Celtiberians


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Celtiberians

 

tribes in northeastern Spain of mixed Iberian and Celtic stock; Celts settled in the Iberian Peninsula between the fifth and third centuries B.C. The Arevaci were the main tribe. The area inhabited by the tribes was called Celtiberia. In 195 B.C. part of Celtiberia was conquered by the Romans, and by 72 B.C. the entire region had become part of the Roman province of Hispania Citerior. The subjugated Celtiberians waged a protracted struggle against the Roman conquerors, staging uprisings in 195–193, 181–179, 153–151, 143–133, and 80–72 (the Sertorius rebellion).

References in periodicals archive ?
ABSTRACT: Quintus Sertorius was a leading role during the time of the falling of Roman Republic, and his character is closely related to Spain, where he raised a personal domain with a lot of supporters in a big number of celtiberian tribes.
While these Celtiberians could have been returned north from a campaign far to the south, they could just as easily have been campaigning against Lusitanian tribes on the border of Celtiberian lands much closer to their original homes.
For between two and three years the Cimbri must have devastated the province of Hispania Citerior and fought against the Celtiberians who finally forced their retreat from Iberia.
Perhaps the Romans reneged on promises to the Celtiberians or the Celtiberians having seen off the Cimbri, who had previously delivered severe blows to Roman prestige, were tempted into seeking greater freedom.
Neither the Romans nor the Numantines' fellow Celtiberians act upon the same values.
Based on the collective suicide of the Celtiberian city while under siege by the Romans in 133 B.
KEY WORDS: Iberian Peninsula -- ancient geography -- Pyrenees -- celtiberians.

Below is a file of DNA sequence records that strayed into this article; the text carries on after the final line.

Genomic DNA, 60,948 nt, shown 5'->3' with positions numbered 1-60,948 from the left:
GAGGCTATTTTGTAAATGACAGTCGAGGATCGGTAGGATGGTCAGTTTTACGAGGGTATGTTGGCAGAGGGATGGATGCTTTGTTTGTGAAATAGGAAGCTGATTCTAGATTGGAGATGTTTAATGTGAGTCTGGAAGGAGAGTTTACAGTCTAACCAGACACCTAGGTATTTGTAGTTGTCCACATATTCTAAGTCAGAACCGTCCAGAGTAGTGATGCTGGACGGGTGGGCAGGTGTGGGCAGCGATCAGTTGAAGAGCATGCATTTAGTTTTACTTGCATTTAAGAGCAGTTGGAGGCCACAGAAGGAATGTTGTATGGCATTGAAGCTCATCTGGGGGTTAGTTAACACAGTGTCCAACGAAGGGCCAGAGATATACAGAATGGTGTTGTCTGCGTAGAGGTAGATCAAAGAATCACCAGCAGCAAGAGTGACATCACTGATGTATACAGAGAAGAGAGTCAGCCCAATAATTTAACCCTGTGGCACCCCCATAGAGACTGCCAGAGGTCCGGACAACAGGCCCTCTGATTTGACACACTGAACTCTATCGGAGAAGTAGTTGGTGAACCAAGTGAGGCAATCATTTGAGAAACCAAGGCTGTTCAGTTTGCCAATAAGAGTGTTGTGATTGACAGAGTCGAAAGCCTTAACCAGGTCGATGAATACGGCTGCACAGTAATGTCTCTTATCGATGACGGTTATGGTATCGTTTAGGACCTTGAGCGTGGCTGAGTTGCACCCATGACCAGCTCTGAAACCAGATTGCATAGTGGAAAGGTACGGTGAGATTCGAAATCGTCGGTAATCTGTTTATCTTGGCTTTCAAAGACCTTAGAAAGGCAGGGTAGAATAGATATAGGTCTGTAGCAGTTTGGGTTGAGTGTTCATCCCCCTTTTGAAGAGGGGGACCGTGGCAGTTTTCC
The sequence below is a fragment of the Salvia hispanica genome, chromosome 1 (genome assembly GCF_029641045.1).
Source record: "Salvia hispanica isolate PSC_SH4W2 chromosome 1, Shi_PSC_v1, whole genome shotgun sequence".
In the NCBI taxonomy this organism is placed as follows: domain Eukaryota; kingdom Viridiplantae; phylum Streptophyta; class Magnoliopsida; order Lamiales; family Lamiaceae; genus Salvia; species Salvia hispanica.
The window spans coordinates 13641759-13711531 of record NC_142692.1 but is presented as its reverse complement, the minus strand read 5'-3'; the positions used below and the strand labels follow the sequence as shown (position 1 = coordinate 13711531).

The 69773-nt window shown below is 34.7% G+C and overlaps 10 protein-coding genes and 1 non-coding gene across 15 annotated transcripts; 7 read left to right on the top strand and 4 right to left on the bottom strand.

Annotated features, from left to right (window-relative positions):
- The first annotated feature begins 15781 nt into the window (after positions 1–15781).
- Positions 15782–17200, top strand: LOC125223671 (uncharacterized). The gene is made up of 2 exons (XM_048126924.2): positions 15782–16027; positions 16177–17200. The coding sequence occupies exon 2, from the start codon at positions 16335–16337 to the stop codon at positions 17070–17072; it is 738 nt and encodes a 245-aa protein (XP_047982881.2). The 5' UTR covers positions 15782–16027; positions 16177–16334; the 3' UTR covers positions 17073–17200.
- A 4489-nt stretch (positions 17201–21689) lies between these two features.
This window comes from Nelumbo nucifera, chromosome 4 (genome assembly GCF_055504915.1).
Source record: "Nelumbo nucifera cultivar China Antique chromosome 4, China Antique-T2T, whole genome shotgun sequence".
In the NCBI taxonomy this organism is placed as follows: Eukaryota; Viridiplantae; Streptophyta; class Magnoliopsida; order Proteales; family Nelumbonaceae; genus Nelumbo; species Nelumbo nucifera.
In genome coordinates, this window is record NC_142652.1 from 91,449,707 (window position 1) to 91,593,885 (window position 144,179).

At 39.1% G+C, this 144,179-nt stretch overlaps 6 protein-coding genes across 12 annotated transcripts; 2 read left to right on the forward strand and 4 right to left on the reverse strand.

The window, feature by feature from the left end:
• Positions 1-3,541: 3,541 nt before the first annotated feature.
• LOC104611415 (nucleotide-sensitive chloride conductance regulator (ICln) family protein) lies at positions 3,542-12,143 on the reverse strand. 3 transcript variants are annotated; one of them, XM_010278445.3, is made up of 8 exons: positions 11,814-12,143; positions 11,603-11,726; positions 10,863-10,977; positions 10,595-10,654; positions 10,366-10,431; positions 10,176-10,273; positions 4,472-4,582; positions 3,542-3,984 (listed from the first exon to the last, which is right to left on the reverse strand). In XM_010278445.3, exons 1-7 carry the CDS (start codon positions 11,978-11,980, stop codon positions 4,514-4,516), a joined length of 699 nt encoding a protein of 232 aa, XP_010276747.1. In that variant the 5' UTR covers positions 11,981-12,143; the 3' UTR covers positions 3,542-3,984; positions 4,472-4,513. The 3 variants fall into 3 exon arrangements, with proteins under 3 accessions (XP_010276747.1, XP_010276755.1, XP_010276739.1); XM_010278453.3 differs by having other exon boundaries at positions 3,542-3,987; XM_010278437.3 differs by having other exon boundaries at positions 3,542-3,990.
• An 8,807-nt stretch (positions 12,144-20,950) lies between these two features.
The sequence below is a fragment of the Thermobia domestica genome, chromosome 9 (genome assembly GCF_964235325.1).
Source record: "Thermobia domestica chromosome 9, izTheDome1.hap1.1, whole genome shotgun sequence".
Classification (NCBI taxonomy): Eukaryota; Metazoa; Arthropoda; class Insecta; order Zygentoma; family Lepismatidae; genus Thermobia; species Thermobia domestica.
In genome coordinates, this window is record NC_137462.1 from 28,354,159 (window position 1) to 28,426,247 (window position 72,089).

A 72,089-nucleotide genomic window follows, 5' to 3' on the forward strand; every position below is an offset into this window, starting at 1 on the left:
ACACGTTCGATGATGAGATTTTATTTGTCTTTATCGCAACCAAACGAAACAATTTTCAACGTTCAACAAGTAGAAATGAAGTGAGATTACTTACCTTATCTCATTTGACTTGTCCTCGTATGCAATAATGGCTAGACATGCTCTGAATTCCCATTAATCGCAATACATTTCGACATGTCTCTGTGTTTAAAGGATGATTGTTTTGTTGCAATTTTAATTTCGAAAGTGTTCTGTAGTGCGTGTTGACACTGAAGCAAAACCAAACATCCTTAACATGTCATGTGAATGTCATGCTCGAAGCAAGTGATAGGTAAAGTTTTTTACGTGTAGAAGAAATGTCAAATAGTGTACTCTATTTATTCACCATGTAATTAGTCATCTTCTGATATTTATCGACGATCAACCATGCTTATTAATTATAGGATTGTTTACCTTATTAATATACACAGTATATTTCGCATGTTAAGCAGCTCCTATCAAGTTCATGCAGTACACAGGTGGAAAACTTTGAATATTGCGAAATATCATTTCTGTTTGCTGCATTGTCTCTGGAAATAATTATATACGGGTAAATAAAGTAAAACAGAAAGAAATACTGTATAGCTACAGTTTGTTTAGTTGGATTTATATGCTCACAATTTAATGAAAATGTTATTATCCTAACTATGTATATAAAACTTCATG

Birth and early career unknown; as praetor in Macedonia, he suppressed the revolt of Andriscus, pretender to the Macedonian throne, and made the country into a Roman province (149-148); attacked the Achaean League to avenge an insult to a Roman envoy at Corinth (Korinthos) (146); after a successful campaign, he returned to Rome where he was granted a triumph and awarded the honorific "Macedonicus" for his subjugation of Macedonia; elected consul (143), he subdued the Celtiberians in northern Spain, except for the Numantines and the Termantines (143-142); politically moderate, he opposed Tiberius Sempronius Grachus, the controversial plebeian tribune (133); in concert with fellow censor, Q.
The historic identity of the people around the Irish sea is open to question, after decades of revisionist thought that the "Celts" did not exist, recent research has shown that the Gauls, Celtiberians and other speakers of the "Celtic" languages, did call themselves "Keltoi", which is taken to mean "descendants of the Hidden One".
In a recent article I have argued that Iberia, the source of much of Rome's silver in this period, suffered a catastrophe because of the invasion of the Cimbri in 105/4 and a widespread uprising against Roman rule led by the Celtiberians, and that peaceful conditions were only gradually restored, perhaps not before the end of the Social War.